"No, I don't. I don't. You were wrong when you said that. I constructed in the God Delusion a 7-point scale, of which 1 is 'I know God exists' and 7 is 'I know God doesn't exist' and I called myself a 6."
Kennedy then asked, "Why don't you call yourself an agnostic then?"
Dawkins replied, "I do."
Dawkins then explained that he believes there are gradations of agnosticism. He is of the opinion that there are agnostics who feel that although they cannot know, for sure, whether or not a God exists, they conclude -to their satisfaction - that there is a 50-50 chance there is, or isn't a God. Dawkins emphasized that he is no such agnostic.
Quite certain - although he set forth absolutely no research or statistical evidence to support his claim - Dawkins insists that it is highly improbable that God exists.
"I think the probability of any supernatural creator existing is very, very low, which is why I say I'm a 6.9"
One has to wonder, where does Dawkins derive such a "probability"? If he is so certain, why doesn't he just say he is a 7? What holds him back?
Lying about god is a defense mechanism used by theists who cannot cope with the real world.

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#223
May 25, 2013
 

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EdmondWA wrote:
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We are all here to "argue", to make our case and practice our debate skills (at least, I am). But I assure you, that AS an atheist myself, I am giving you the correct definition of the concept.
I wouldn't presume to tell YOU what a makes a Christian. You ought to take the word of someone who has adopted a title regarding what that title entails.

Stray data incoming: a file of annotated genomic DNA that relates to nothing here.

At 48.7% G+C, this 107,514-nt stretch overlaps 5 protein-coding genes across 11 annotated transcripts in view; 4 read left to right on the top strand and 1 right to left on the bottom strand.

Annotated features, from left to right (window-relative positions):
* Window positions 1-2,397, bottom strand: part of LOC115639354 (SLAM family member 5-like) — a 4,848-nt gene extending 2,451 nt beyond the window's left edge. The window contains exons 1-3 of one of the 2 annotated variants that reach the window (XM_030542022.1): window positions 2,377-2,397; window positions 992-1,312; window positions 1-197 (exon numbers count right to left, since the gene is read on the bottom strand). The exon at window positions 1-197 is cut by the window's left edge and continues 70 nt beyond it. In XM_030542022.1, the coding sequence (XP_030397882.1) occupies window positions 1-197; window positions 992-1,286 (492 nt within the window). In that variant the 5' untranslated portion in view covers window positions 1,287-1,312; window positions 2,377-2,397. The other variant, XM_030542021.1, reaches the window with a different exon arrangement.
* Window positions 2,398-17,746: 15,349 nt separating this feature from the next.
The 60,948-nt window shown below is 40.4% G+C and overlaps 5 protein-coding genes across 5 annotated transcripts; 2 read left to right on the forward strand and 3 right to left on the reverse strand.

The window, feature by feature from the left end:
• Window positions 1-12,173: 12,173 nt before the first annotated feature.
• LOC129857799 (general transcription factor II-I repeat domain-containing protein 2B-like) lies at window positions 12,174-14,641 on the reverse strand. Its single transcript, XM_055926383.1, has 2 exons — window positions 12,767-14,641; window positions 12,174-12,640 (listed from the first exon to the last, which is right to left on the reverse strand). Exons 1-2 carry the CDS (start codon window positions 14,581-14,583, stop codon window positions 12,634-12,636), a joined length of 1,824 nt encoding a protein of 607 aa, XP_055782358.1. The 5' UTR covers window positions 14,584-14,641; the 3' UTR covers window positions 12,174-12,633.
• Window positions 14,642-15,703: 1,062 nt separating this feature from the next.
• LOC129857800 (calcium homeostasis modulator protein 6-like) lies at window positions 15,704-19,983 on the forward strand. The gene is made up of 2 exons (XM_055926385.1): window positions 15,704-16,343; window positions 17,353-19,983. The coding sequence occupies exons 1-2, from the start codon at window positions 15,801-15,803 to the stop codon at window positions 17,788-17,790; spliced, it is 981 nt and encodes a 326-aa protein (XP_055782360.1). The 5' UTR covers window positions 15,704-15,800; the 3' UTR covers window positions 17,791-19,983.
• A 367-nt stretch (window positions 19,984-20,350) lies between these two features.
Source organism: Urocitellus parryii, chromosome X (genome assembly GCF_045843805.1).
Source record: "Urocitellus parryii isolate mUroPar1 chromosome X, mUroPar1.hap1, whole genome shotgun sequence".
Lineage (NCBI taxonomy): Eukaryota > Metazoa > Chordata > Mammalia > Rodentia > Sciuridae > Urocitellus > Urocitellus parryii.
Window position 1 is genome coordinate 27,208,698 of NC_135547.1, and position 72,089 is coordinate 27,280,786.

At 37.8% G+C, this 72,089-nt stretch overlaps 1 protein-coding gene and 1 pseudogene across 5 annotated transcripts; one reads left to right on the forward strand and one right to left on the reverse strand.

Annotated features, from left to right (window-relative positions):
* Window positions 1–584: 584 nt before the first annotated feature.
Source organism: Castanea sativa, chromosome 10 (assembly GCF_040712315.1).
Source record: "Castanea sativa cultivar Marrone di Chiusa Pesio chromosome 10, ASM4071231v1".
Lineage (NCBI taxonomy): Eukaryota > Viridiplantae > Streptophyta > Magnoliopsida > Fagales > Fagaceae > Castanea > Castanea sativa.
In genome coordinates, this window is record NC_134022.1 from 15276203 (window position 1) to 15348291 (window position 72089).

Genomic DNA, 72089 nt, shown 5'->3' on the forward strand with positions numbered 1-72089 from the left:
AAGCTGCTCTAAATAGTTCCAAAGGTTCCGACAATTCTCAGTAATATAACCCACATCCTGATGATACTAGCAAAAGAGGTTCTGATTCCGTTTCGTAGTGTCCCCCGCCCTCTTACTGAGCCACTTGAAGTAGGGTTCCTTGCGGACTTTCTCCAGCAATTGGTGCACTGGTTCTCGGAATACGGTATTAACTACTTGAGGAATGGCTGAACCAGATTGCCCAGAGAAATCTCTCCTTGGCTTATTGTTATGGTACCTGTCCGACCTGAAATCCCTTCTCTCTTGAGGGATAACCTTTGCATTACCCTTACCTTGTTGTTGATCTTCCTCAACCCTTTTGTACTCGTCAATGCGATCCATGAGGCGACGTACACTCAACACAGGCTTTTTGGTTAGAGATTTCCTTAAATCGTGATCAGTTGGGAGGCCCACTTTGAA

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Within your own group, I agree.
Those outside looking in, different story.
Part of the problem is that some of those outside looking in, you say must be included in your group, against their will (most or at least many, agnostics).
It is common for Christians to say their members worship the one true God.
Do you agree with that?
Theirs is the only path to heaven....and you agree?
These are descriptions of how Christians describe themselves.
Shall we say that those men who take six year old children to bed for sexual purposes are showing 'true love' for these children, and that the children have a free will in these actions?
That is what those individuals say about themselves.
If I want to say I am a horse lover, and I enjoy eating horse meat three times a day, should society accept my use of the term 'horse lover'?
It is the nature of language that society gets to decide what meaning words carry, not individuals, not minority groups.
Currently Muslims define infidels, and decide their punishment.
If they get to define the terms of their own religion, they are justified.
Society disagrees.
~~
Historically atheism has been considered a belief system, that denies the existence of god.
RE: Einstein
Do you believe in God? "I'm not an atheist. I don't think I can call myself a pantheist. The problem involved is too vast for our limited minds. We are in the position of a little child entering a huge library filled with books in many languages. The child knows someone must have written those books. It does not know how. It does not understand the languages in which they are written. The child dimly suspects a mysterious order in the arrangement of the books but doesn't know what it is. That, it seems to me, is the attitude of even the most intelligent human being toward God. We see the universe marvelously arranged and obeying certain laws but only dimly understand these laws."Read more: http://www.time.com/time/magazine/article/0,9...
Why doesn't Einstein get decide if his own belief system is atheism, especially since it agrees with what society said/says about atheism?